the Week of Christ the King / Proper 29 / Ordinary 34
Click to donate today!
Pett's Commentary on the Bible Pett's Commentary
by Peter Pett
The actual letter gives no indication of authorship, but we know that this letter was written well before 90 AD because it was cited in Clement of Rome’s letter to the Corinthians (c.96 AD) as the equivalent of Scripture, but never as by Paul, even though he regularly cites Paul and names him. This demonstrates that it was known to have been written by an Apostolic man, someone whose words could be seen as the very words of God, and someone well known to ‘our brother Timothy’ (Hebrews 13:23) who was still alive. The latter reference suggests that, if not Paul himself, he probably moved in Paul’s circle.
Like 1 John it has no introduction, but moves at once into its theme. The writer does not feel a need to cite his authority to write. And yet it is clearly written to a specific group of people, and there is no evidence of it ever being circulated without that ending, thus it is not does not seem to be just a circulated sermon. Interestingly it ends with a typical Pauline ending, ‘Grace be with you all, Amen’, as though Paul, or someone who followed his example, had taken pen in hand to sign off (see 2 Thessalonians 3:17-18), a practise not found in any other New Testament letters than Paul’s (but see 1 Peter 5:14).
Yet its style is not that of Paul, its Greek is smoother and more sophisticated, its way of introducing Scripture quotes is different, and the later uncertainty as to whether Paul wrote it or not, while suggesting Pauline connections, militates against it being directly written by Paul. He may, however, have directly given approval to it.
Its content suggests a Hellenistic Jew, with somewhat like Stephen’s viewpoint (Acts 7:0), or a knowledgeable God-fearer with a sound background in the Septuagint. Eusebius, citing Clement of Alexandria, connects it with Luke as an interpreter/translator of an original Pauline composition written in Hebrew. It is quite clearly not a translation from Hebrew, but perhaps Paul had gathered together some notes in Hebrew which Luke felt very suitable for this particular occasion, and after making their content his own, took and expanded on, putting them in his own words, although possibly under Paul’s guidance and approval. It would enable the bearer to cite Paul’s authority while naming Luke as the author.
As we note from the acceptance of his Gospel and the Acts of the Apostles Luke’s credentials would be accepted. Tertullian describes it as though he had received a tradition that it was written by Barnabas, but there is no further evidence of this. Whoever it was, Luke, Barnabas, Apollos, Silas (Silvanus) or the like, it was seen as sufficiently authoritative to be received and cited by a prominent elder in the church in Rome (Clement of Rome - who presumably did know who wrote it, and probably expected the Corinthians to know) at the end of 1st century AD.
It begins immediately with the emphasis that God has over the ages spoken to the world through the prophets, and then goes on to describe God’s final revelation of Himself through One who was, unlike them, a Son, One Whom He describes as a full and true portrayal of God’s glory and power, a royal figure (He sits at God’s right hand), and a High Priest (He makes purification for sins).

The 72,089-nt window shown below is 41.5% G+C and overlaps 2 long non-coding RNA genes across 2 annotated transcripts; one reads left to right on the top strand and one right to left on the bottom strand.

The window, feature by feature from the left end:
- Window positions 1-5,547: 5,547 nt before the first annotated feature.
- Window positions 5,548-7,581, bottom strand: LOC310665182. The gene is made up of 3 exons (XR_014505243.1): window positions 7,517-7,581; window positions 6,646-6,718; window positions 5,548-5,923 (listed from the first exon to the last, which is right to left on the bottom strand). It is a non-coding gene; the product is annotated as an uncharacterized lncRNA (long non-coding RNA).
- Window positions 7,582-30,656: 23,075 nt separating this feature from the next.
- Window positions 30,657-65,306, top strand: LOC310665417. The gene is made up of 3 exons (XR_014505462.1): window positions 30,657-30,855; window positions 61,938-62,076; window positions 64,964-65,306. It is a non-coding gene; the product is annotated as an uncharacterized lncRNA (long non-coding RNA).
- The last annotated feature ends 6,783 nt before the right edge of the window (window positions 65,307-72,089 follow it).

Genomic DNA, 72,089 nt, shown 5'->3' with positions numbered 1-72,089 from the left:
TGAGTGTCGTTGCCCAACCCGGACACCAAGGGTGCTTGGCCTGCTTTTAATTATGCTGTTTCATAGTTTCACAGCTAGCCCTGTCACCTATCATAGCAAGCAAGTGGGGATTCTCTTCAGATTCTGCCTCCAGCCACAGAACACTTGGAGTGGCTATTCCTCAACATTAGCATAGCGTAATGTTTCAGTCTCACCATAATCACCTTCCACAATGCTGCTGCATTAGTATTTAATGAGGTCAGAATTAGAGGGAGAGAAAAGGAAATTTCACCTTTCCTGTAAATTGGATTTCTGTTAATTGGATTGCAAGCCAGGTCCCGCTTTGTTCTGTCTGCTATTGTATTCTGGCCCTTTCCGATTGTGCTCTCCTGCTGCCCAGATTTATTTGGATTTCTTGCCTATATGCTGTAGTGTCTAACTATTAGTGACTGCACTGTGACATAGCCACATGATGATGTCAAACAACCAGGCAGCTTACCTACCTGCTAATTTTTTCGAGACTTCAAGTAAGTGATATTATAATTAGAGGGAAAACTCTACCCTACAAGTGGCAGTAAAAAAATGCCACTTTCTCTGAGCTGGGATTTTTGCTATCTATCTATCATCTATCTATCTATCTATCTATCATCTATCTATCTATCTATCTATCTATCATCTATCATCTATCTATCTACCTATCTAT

This One is shown to be greater than the angels, greater than Moses, greater than Joshua, and greater than Aaron, the earthly High Priest and as introducing a greater deliverance than all. Thus He is greater than all whom the Jews saw as great in their great previous deliverance at the Exodus. He is the new Deliverer. He is seen as having through the sacrifice of Himself replaced the sacrificial system, which had merely pointed ahead to His coming, making by the sacrifice of Himself a means by which those who are His can be sanctified and perfected, and providing for them a way into the presence of God.
Thus they must recognise that there is now acceptance with God by no other way. And his readers are urged to ensure that they continue their faith in Him right through to the end in order that they might be saved.
By the end of the second century AD it bore the heading ‘To The Hebrews’, and its message would certainly be applicable to Jewish Christians or converted God-fearers who were considering lapsing back to Judaism, possibly because of persecution, and because they were subsequently persuading themselves that the God-revealed religion of the Jews would surely be sufficient for salvation, while avoiding the tribulations of being a Christian. But its message rejects such an idea on the grounds that Judaism has now been replaced in Christ, which means that it is based on heavenly realities and not on earthly shadows. And being based firmly on an interpretation of the Old Testament, the letter has a message for all.
A good case can be made for it being seen as written to a small church grouping composed of mainly Greek speaking converted Jewish priests and Pharisees, who had become rather inward looking and were practising their own form of Jewish Christianity, some of whom, in the face of extreme pressure and persecution were speaking of turning from Christ and returning again to Judaism. It may well be that some who knew them had asked the writer to use his recognised authority to plead with them to think again.
That he did so on the basis of his very accurate knowledge of Old Testament teaching rather than on a general knowledge of Judaism comes out in the letter. And the lack of any mention of the destruction of the temple may well suggest a date before 70 AD.